|Figure 3: Representative photomicrographs (hematoxylin and eosin stain––Ax100; Bx200; Cx400 and Dx400) showing lesion composed of sheets of cells of lymphoplasmacytoid morphology (black arrow) with no admixture of other inflammatory cells|
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|Figure 4: Representative IHC images (A–H) (x200). (A) Lesional cells positive for CD138 (black arrow). (B) Lesional cells positive for MUM1 (black arrow). (C) CD20 positive small B-lymphoid cells (black arrow). (D) Absent germinal centers and sparse infiltrate of CD3 positive T-lymphoid cells (black arrow). (E) Lesional cells positive for IgG (black arrow). (F) No significant population of IgG4 positive cells. (G) Plasma cells showing admixture of kappa cells (black arrow). (H) Lambda light chain positive cells (black arrow) with no evidence of restriction |
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The patient recovered uneventfully and was started on a short course of steroid therapy (7 days) prior to discharge. MRI after 6 months and 2 years of surgery showed gross total resection without any recurrence [Figure 5]. On clinical follow-up, she has been asymptomatic for 4 years now.
|Figure 5: (A) Postoperative MRI (T2WI) after 6 months showing complete resection of the lesion. (B) Postoperative MRI (post-contrast) after 6 months showing absence of recurrence|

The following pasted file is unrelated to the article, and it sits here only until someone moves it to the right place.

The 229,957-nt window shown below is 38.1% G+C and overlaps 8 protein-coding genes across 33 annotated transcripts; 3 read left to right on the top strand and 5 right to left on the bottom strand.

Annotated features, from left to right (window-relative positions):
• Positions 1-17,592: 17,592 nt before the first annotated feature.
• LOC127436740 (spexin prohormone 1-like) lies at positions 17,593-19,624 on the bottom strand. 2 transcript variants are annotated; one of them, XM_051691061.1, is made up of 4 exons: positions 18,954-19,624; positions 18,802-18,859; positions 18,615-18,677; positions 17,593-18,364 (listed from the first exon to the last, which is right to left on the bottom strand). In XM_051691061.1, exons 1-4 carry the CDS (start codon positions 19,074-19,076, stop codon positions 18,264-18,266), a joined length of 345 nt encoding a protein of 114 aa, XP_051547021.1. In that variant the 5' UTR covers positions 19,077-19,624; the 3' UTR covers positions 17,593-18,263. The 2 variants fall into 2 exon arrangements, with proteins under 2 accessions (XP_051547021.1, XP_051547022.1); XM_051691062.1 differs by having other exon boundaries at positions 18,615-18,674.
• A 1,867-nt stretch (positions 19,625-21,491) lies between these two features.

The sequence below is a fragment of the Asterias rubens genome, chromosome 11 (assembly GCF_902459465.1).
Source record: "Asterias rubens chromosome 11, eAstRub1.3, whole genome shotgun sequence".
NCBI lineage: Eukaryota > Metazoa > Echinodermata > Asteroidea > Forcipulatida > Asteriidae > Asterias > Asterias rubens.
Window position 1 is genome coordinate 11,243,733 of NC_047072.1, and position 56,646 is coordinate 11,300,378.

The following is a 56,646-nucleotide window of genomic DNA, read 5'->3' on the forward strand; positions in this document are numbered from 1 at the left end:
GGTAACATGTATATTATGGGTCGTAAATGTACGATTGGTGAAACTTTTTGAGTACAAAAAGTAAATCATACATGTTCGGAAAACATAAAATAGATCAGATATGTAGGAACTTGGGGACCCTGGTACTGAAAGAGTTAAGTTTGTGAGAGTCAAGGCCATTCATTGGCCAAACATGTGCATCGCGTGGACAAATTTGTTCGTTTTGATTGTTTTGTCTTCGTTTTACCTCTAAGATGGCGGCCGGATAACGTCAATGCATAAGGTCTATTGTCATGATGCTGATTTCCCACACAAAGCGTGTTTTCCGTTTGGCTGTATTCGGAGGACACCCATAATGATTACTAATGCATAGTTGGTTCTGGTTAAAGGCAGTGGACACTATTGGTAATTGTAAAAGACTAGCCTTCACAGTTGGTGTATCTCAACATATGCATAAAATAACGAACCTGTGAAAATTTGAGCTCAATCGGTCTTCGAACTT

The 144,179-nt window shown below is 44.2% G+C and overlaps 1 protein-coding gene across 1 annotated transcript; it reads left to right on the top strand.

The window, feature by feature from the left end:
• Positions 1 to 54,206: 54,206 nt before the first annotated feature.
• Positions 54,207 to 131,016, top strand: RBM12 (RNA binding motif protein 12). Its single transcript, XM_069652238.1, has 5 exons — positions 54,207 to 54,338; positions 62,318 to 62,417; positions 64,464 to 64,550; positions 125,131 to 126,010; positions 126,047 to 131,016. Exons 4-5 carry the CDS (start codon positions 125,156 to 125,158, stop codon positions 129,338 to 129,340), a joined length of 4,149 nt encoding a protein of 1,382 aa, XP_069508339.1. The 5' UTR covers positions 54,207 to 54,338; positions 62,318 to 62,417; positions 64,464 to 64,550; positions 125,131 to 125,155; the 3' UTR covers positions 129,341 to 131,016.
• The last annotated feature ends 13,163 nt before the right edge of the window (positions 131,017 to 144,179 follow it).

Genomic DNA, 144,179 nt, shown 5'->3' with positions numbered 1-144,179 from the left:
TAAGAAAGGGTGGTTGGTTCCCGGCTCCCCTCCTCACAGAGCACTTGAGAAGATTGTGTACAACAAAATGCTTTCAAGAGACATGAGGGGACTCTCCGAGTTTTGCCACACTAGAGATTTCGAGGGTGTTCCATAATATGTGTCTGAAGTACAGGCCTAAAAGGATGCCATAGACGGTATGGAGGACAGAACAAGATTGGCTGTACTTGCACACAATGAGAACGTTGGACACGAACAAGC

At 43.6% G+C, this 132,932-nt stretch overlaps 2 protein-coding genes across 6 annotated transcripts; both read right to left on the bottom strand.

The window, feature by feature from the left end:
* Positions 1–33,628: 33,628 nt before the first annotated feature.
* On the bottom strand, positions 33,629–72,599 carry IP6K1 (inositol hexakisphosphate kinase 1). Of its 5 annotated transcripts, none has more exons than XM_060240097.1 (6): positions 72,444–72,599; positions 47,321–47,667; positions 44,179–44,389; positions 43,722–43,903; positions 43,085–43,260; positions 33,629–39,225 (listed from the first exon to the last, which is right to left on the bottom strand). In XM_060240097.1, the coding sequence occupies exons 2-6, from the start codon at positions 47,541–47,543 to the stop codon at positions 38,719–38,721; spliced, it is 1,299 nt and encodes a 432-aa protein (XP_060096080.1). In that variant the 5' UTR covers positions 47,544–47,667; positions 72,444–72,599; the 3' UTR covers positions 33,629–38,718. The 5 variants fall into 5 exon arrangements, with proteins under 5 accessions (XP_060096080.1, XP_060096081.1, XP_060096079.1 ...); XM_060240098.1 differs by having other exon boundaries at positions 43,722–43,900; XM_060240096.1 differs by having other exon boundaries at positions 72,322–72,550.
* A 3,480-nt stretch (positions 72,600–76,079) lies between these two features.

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| Discussion|| |
The first case of a plasma cell pseudotumor involving the meninges was reported by Eimoto et al. Intracerebral occurrence has been described involving the parenchyma, cavernous sinus, and choroid plexus.,
On MRI, these lesions are iso to hypointense on T1 and hypointense on T2W images with a strong contrast enhancement. Dura may show either linear or focal nodular enhancement. These findings are very similar to that of meningiomas that tend to be isointense on T1 and T2 images with homogenous enhancement and a linear dural tail. Presence of atypical features should raise the index of suspicion. Besides meningiomas, hemangiopericytomas, dural-based metastases, and lymphomas can also mimic these findings.